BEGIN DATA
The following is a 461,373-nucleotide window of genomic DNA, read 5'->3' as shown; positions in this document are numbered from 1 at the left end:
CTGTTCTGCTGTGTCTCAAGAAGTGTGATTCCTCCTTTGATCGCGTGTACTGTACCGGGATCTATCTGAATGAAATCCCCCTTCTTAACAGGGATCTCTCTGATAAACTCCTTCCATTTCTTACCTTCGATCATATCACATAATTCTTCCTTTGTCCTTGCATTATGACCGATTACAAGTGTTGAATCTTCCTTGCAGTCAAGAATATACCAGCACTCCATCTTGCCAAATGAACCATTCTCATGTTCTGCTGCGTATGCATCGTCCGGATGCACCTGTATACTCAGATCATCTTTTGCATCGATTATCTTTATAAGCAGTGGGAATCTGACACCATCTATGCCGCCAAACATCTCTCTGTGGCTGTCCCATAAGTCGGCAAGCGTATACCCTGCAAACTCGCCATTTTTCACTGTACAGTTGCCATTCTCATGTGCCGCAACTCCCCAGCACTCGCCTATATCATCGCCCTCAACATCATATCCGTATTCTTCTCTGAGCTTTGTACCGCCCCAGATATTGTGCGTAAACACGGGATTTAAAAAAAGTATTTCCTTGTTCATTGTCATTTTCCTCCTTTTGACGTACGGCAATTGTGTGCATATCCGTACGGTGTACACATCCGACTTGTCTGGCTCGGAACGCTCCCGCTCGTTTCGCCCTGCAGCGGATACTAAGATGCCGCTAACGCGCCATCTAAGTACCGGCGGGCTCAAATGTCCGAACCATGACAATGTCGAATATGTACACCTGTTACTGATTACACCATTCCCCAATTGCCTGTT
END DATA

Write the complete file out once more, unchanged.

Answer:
The following is a 461,373-nucleotide window of genomic DNA, read 5'->3' as shown; positions in this document are numbered from 1 at the left end:
CTGTTCTGCTGTGTCTCAAGAAGTGTGATTCCTCCTTTGATCGCGTGTACTGTACCGGGATCTATCTGAATGAAATCCCCCTTCTTAACAGGGATCTCTCTGATAAACTCCTTCCATTTCTTACCTTCGATCATATCACATAATTCTTCCTTTGTCCTTGCATTATGACCGATTACAAGTGTTGAATCTTCCTTGCAGTCAAGAATATACCAGCACTCCATCTTGCCAAATGAACCATTCTCATGTTCTGCTGCGTATGCATCGTCCGGATGCACCTGTATACTCAGATCATCTTTTGCATCGATTATCTTTATAAGCAGTGGGAATCTGACACCATCTATGCCGCCAAACATCTCTCTGTGGCTGTCCCATAAGTCGGCAAGCGTATACCCTGCAAACTCGCCATTTTTCACTGTACAGTTGCCATTCTCATGTGCCGCAACTCCCCAGCACTCGCCTATATCATCGCCCTCAACATCATATCCGTATTCTTCTCTGAGCTTTGTACCGCCCCAGATATTGTGCGTAAACACGGGATTTAAAAAAAGTATTTCCTTGTTCATTGTCATTTTCCTCCTTTTGACGTACGGCAATTGTGTGCATATCCGTACGGTGTACACATCCGACTTGTCTGGCTCGGAACGCTCCCGCTCGTTTCGCCCTGCAGCGGATACTAAGATGCCGCTAACGCGCCATCTAAGTACCGGCGGGCTCAAATGTCCGAACCATGACAATGTCGAATATGTACACCTGTTACTGATTACACCATTCCCCAATTGCCTGTT